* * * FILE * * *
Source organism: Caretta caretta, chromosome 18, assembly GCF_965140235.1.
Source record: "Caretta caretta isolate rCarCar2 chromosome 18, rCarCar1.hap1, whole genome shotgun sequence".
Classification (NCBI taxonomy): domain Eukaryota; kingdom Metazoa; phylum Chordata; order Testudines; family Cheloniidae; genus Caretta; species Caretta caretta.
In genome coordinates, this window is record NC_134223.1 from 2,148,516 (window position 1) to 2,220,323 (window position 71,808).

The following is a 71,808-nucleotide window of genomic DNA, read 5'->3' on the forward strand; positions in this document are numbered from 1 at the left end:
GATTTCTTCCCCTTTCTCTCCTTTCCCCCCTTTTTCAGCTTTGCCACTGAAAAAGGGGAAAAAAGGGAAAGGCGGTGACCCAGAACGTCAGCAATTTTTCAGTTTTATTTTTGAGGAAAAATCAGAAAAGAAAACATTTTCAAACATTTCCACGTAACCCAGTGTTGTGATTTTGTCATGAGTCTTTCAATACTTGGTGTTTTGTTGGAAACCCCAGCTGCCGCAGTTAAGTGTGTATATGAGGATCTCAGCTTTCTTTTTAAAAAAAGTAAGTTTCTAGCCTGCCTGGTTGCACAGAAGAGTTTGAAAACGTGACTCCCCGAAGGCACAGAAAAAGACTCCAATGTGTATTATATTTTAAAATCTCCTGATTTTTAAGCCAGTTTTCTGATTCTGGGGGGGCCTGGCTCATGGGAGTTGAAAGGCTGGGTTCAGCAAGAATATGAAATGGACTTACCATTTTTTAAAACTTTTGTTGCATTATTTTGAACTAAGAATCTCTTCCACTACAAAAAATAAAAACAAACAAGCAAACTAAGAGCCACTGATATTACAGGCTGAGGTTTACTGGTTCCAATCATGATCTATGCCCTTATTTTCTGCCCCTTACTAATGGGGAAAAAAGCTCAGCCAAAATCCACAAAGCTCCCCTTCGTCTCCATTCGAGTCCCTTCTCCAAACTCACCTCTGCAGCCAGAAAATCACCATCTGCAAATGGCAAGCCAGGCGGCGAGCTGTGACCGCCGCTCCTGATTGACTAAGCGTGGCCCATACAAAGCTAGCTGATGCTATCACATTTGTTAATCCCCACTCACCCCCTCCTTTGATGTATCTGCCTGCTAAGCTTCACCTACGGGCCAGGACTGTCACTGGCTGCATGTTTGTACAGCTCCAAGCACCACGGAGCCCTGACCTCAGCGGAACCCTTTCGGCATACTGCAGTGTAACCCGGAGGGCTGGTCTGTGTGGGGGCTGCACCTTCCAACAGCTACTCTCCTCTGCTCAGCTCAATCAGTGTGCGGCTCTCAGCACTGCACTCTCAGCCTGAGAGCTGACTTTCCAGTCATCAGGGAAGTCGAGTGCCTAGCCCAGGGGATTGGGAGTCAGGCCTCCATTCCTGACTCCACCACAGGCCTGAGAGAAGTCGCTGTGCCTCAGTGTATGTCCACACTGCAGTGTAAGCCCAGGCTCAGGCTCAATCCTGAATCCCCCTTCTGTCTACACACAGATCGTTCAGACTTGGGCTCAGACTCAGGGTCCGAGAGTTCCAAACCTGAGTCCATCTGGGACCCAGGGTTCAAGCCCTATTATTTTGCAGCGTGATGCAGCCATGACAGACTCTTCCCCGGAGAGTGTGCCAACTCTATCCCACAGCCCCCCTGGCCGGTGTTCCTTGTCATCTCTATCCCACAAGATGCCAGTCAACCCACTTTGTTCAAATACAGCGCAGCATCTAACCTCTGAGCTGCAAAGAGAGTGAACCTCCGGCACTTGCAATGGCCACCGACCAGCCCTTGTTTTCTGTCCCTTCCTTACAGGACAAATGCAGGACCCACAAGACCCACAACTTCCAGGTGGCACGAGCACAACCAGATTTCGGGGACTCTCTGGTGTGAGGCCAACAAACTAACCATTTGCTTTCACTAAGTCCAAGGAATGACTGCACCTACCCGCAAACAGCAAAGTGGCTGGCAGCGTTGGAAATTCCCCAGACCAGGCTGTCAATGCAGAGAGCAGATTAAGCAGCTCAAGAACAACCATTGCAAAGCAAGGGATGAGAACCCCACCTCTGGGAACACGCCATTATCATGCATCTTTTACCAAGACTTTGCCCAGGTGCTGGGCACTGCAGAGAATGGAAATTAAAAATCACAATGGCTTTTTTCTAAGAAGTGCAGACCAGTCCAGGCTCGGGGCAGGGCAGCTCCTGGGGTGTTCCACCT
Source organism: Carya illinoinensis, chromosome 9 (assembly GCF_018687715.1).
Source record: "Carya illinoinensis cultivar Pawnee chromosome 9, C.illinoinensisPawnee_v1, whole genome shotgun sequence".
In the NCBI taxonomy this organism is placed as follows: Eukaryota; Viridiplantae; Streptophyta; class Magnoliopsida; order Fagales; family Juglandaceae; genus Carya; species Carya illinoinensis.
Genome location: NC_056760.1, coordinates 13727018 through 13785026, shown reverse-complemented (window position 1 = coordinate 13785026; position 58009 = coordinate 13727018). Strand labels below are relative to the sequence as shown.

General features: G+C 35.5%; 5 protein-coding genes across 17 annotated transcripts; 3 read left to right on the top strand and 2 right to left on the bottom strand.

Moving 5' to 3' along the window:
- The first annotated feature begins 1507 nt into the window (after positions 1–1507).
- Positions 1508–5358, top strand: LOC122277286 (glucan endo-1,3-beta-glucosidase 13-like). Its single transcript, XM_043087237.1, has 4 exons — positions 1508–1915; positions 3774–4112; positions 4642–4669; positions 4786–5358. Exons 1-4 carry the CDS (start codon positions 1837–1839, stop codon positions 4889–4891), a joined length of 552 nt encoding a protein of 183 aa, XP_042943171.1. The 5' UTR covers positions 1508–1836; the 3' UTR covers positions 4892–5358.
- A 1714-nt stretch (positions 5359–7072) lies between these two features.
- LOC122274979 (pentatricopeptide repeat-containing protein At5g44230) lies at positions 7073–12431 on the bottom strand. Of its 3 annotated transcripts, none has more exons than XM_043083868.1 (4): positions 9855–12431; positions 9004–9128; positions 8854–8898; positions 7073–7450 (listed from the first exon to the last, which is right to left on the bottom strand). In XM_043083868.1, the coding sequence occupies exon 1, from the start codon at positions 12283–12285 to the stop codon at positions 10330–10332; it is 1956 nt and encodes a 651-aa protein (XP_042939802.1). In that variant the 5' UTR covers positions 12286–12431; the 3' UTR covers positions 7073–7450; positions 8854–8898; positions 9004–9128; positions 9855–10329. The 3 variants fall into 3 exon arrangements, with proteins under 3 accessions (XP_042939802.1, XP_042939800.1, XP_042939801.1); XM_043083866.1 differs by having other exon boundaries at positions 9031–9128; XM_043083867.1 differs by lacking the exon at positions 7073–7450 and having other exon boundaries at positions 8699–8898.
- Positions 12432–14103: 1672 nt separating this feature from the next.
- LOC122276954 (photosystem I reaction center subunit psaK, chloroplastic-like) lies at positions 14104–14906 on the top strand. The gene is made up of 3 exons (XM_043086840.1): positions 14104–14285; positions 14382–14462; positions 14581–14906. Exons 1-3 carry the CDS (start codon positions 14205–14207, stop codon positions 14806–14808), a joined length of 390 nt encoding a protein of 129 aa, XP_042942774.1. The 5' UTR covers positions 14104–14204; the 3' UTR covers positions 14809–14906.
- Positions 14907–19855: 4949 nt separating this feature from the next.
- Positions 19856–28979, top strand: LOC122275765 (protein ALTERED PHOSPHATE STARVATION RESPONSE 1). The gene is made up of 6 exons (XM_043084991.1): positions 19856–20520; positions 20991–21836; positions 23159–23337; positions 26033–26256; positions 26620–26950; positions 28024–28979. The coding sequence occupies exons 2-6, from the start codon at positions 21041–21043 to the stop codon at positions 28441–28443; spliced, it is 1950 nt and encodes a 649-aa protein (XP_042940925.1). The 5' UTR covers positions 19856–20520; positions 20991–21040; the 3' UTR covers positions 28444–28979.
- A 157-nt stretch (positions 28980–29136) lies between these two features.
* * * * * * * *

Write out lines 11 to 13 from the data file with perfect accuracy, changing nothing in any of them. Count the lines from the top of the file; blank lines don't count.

General features: G+C 35.5%; 5 protein-coding genes across 17 annotated transcripts; 3 read left to right on the top strand and 2 right to left on the bottom strand.

Moving 5' to 3' along the window:
- The first annotated feature begins 1507 nt into the window (after positions 1–1507).